The EU accounted for 41% of southern Africa’s citrus exports by value in 2021, and in the same year citrus accounted for a quarter of all local SA agricultural exports. The new regulations are devastating, write the authors.
In mid-July 2022, the European Union imposed new restrictions on South African citrus imports. The new phytosanitary requirements were intended to combat the False Codling Moth, a citrus pest that is native to South Africa and has zero tolerance in the EU.
The new regulations are a major blow to the South African citrus industry as they will greatly disrupt exports. The country is the world’s second largest exporter of citrus after Spain. The EU accounted for 41% of South Africa’s citrus exports by value in 2021. Locally, citrus fruits accounted for 25% of South Africa’s total agricultural exports in 2021, up from 19% in 2011.
In our view, based on decades of involvement with EU regulations and food exports in general, the regulations are unfair and punitive.
First, the EU gave South Africa less than a month to adapt to the new regulations. The EU measures were published on June 21, 2022, came into force on June 24, 2022 and shipments arriving in Europe after July 14, 2022 had to meet the new requirements.
The South African government managed to negotiate an agreement with the EU to clear floating citrus containers stuck in EU ports on 11 August 2022 (3 weeks later). However, the entire process imposed additional costs on producers. At the very least, transitional measures are needed. This is done to give countries time to adapt.
Second, for the first time since the EU declared false quarantine pest in 2018, South Africa implemented extensive measures to comply with phytosanitary rules. Its integrated pest management (systems approach) has involved significant investment in research and “learning by doing” to achieve the right system. There is evidence of success.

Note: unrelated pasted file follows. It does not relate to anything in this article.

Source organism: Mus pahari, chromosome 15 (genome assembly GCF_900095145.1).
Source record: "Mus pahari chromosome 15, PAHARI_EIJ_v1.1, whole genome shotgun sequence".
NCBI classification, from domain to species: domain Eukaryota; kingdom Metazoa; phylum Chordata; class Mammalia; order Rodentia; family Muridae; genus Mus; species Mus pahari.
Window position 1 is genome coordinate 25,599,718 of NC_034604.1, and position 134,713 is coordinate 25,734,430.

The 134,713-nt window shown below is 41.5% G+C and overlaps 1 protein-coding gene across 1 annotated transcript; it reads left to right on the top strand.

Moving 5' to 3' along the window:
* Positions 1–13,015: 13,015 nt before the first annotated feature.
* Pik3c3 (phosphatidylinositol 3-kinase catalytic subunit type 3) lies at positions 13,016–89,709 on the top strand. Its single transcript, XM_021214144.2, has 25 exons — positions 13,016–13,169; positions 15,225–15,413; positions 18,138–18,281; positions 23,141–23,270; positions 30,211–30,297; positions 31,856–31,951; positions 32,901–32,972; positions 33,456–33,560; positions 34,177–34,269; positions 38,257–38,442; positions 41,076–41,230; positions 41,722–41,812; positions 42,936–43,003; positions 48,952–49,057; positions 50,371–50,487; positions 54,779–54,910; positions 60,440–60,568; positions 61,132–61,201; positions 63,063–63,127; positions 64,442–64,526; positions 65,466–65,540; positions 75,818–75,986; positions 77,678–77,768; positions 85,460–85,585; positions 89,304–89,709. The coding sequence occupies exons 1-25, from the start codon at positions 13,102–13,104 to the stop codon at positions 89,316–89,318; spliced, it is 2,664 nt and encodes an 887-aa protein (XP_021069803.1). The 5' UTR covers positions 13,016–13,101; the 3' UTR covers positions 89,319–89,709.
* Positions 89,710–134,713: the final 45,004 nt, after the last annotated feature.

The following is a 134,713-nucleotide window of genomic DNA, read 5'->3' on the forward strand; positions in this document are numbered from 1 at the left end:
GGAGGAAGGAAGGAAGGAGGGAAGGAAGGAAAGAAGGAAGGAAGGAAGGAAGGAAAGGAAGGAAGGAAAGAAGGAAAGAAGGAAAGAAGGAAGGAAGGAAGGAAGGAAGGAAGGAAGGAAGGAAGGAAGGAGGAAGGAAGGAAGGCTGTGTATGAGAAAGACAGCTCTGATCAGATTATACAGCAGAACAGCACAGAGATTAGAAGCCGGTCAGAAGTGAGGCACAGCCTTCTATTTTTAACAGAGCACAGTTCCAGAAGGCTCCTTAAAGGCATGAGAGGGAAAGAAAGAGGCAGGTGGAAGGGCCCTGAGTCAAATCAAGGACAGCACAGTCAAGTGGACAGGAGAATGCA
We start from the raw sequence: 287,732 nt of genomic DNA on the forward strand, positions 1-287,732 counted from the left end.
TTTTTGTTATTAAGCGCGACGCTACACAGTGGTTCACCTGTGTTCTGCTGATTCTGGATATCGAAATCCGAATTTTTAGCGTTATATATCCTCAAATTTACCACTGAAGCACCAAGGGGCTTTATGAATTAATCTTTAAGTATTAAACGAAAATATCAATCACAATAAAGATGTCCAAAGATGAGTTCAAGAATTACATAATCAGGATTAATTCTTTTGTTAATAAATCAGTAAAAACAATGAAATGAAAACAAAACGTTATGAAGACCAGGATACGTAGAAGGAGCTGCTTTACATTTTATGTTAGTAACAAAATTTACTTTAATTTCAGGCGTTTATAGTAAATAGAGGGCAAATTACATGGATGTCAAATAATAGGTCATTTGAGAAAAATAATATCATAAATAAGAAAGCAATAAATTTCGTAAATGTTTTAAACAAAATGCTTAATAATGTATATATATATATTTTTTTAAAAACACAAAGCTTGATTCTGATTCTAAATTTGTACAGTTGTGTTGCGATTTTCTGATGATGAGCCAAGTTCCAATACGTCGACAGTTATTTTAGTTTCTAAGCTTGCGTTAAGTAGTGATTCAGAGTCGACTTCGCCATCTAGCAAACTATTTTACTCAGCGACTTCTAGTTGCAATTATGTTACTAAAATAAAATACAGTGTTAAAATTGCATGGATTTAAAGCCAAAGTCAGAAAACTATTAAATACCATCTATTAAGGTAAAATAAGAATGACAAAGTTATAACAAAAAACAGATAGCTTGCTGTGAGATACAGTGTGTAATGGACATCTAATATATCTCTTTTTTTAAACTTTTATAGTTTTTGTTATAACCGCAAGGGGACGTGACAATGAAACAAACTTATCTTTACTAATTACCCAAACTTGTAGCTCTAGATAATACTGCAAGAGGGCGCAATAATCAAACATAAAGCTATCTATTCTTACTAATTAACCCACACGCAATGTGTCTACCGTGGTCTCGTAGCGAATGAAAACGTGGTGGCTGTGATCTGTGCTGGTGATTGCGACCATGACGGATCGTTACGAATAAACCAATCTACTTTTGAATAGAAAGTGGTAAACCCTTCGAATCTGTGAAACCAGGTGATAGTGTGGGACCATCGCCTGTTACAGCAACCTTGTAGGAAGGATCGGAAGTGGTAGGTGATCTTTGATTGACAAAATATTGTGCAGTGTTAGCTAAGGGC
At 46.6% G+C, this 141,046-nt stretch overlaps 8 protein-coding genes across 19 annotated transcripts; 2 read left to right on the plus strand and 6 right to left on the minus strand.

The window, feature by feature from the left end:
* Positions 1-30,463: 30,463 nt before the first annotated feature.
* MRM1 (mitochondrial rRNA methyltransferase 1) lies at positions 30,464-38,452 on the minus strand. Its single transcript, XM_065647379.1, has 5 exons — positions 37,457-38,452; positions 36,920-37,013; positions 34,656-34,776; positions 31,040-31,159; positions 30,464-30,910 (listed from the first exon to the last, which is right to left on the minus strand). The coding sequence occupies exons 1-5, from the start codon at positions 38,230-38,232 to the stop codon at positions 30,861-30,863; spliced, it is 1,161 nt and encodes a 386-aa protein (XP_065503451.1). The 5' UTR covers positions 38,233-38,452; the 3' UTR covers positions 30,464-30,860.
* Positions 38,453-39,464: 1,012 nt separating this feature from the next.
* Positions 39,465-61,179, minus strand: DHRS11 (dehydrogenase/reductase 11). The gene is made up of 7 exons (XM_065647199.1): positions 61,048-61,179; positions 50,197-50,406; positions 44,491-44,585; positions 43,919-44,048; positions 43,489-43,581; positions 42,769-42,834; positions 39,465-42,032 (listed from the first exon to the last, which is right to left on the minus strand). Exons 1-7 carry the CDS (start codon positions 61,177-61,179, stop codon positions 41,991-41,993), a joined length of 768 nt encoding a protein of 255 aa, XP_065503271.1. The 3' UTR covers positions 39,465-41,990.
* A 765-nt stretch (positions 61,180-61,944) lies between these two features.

In our view, the new rules are de facto non-tariff barriers to trade. Non-tariff measures are imposed _de jure to protect consumers from unhealthy or low-quality products, but because they indicate an increase in trade costs.
We also believe that additional requirements will divert scarce resources and impose new costs on growers, threatening the long-term sustainability of the industry.
Global trade standards
Product and process standards are the main factors shaping the international trade regime. The ability to meet these standards is both a threat (being locked out of profitable markets) and an opportunity (providing access to high-margin markets) for producers.
Phytosanitary rules are particularly important. The challenge is that it is only determined by the buyer or the country, as the producer has little ability to challenge decisions on compliance. An additional problem is that powerful lobbies can push standards to become protectionist barriers. This hurts both consumers who pay higher prices and producers who are forced to apply new processing methods.